War on plastic heats up as beverage giants push water in a can

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One in five says the responsibility to reduce packaging falls on the company that produces the goods…

The world’s biggest beverage makers are about to take the war on plastic to the next level with the introduction of water in an aluminium can.

Coca-Cola Co. announced this week that it will start selling its Dasani bottled water in aluminium cans in the northeast U.S. in September with plans to beverage giants expand the product to other parts of the country next year.

The move follows a similar one by rival PepsiCo Inc., in June when the company said it will test selling Aquafina bottled water in cans starting next year.

The two companies are among the world’s biggest producers of bottled water. In general, aluminium cans are known to contain more recycled material than plastic bottles.

From water in a can to paper straws, food and beverage companies have been trying to up come with innovative ways to reduce plastic packaging as they face growing backlash over the environmental damage it’s causing.

It’s the company’s responsibility

In a recent Ipsos survey of nearly 20,000 people taken in February to March this year, one in five people (20%) across 28 countries said it is the company that produces packaged goods’ responsibility to reduce unnecessary packaging.

Added to that, more than a third (34%) said dealing with the amount of waste we generate is one of the top three environmental issues facing their country – after global warming and air pollution.

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Chris Jackson and Nicolas Boyon, authors of the report, said the world agrees that disposable, non-recyclable products are a concern with four out of five people (81%) citing this, and now more are also willing to take action to reduce problems created by such packaging.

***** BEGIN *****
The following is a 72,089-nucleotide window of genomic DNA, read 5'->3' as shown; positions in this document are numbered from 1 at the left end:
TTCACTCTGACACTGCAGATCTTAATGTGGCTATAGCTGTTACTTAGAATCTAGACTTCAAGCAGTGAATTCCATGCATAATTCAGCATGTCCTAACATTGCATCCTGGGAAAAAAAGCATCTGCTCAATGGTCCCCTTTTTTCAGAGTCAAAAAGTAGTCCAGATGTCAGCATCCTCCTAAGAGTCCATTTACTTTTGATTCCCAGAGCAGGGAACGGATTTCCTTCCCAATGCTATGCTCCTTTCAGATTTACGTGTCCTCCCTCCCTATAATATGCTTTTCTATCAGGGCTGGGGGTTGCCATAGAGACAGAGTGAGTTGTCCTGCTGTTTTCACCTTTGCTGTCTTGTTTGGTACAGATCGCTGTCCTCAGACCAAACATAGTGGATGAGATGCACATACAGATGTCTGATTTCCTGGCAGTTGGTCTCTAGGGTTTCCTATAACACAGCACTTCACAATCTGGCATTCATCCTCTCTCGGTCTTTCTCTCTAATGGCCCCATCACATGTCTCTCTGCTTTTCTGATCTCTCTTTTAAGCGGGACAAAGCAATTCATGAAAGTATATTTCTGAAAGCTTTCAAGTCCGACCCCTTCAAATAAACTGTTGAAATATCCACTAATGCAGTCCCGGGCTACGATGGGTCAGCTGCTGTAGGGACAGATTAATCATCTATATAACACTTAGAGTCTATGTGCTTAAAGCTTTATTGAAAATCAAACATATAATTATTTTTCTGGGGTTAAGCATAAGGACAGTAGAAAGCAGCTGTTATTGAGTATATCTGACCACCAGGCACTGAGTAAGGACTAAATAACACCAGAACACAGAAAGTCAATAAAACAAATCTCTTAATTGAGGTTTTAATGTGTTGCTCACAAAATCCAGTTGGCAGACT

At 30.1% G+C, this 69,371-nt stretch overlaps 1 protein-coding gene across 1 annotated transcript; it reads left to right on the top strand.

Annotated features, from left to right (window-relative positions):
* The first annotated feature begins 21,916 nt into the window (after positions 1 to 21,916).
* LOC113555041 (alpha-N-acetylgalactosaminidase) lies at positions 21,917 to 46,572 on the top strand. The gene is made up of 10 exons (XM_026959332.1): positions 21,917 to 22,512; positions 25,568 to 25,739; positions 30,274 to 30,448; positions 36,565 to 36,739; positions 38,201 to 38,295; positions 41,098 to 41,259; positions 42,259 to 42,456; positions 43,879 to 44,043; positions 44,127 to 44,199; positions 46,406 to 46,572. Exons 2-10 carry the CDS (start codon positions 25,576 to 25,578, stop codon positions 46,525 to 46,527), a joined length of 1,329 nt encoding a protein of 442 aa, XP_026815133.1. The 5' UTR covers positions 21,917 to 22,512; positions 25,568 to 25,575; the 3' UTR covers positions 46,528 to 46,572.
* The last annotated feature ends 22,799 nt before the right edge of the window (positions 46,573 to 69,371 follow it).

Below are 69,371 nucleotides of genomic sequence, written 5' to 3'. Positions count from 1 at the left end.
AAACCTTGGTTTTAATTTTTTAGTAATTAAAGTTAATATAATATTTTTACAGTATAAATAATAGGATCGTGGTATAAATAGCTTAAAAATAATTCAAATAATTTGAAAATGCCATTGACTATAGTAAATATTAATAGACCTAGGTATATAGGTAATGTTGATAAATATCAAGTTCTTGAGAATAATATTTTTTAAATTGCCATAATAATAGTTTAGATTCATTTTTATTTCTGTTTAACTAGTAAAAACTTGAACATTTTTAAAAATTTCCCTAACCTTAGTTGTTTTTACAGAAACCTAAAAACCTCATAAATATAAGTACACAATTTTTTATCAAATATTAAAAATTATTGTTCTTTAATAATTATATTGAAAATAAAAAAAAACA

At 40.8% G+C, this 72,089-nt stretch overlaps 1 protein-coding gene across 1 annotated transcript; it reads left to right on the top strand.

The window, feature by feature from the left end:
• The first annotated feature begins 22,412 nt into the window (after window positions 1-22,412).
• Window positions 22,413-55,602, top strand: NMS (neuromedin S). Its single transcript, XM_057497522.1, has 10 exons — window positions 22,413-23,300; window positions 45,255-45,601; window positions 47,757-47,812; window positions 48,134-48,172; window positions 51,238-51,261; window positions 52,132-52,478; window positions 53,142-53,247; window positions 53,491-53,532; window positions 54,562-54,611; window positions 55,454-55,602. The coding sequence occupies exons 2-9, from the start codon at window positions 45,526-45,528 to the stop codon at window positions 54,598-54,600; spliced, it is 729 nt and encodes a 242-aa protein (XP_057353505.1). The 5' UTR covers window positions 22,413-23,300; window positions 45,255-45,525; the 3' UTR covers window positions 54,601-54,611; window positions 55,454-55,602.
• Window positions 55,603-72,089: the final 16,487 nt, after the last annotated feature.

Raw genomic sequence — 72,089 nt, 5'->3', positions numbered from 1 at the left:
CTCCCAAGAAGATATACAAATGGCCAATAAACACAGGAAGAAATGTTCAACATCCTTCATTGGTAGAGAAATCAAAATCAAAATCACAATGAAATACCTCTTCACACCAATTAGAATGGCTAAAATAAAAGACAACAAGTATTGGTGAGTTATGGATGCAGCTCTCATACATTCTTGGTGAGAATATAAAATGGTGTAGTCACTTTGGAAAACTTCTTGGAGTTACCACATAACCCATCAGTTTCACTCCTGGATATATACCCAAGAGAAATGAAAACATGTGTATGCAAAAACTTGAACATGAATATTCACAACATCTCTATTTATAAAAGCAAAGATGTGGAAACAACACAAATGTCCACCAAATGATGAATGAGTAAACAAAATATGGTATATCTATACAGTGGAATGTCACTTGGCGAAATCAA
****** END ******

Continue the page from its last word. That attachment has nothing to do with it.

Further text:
“A majority now is willing to buy products from recycled materials (51%, up from 47% in 2018),” the authors said. “More people are also more willing to re-use disposable items (56%, up from 53%).”

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Countries where most are willing to buy recycled products:

  • Colombia (70%)
  • South Africa (69%)
  • Mexico (63%)
  • Argentina, Brazil, Peru (58%)

But despite this growing call for action, overall people are not willing to pay more for products that are more environmentally friendly.

Only 12% of the respondents said they would pay more tax for recycling facilities to be improved, while just 14% said they’d pay extra for goods without non-recyclable packaging.

When asked if Dasani’s new aluminium can packaging will cost consumers more, Austin Roebuck, a spokesperson for Coca-Cola Co., told Ipsos the new products would be priced similarly to existing bottled water packaged in plastic.

Companies forced to innovate

Sylvain Charlebois, Senior Director of Agri-Food Analytics Lab at Canada’s Dalhousie University, said consumers ultimately feel companies should bear the brunt of any rising costs.


“This is happening more and more in the food industry,” said Charlebois. “The minute you sell the product, if that package has a certain brand, the company is held responsible for whatever happens to that package at the end of the day.”

Long gone are the days when many companies took their entire supply chain including consumers for granted, added Charlebois.

“Interest groups are doing their jobs and they’re keeping companies on their toes which often leads to innovation and that’s essentially what we’re seeing now,” said Charlebois.

Meanwhile, Coca-Cola’s namesake drink brand is still driving the company’s sales with the latest fiscal earnings showing net income above expectations at US$2.6 billion and revenue at US$10 billion. PepsiCo also reported earnings of more than US$2 billion in its latest quarter.

Whether this move by the beverage giants will lead more people to drink their branded water remains to be seen, but Charlebois thinks any methods deployed by them to become more profitable will always be scrutinized by different lobby groups.

“I don’t expect any measures to buy peace automatically [with environmental groups],” he said. “There’s no silver bullet for anything for these companies.”

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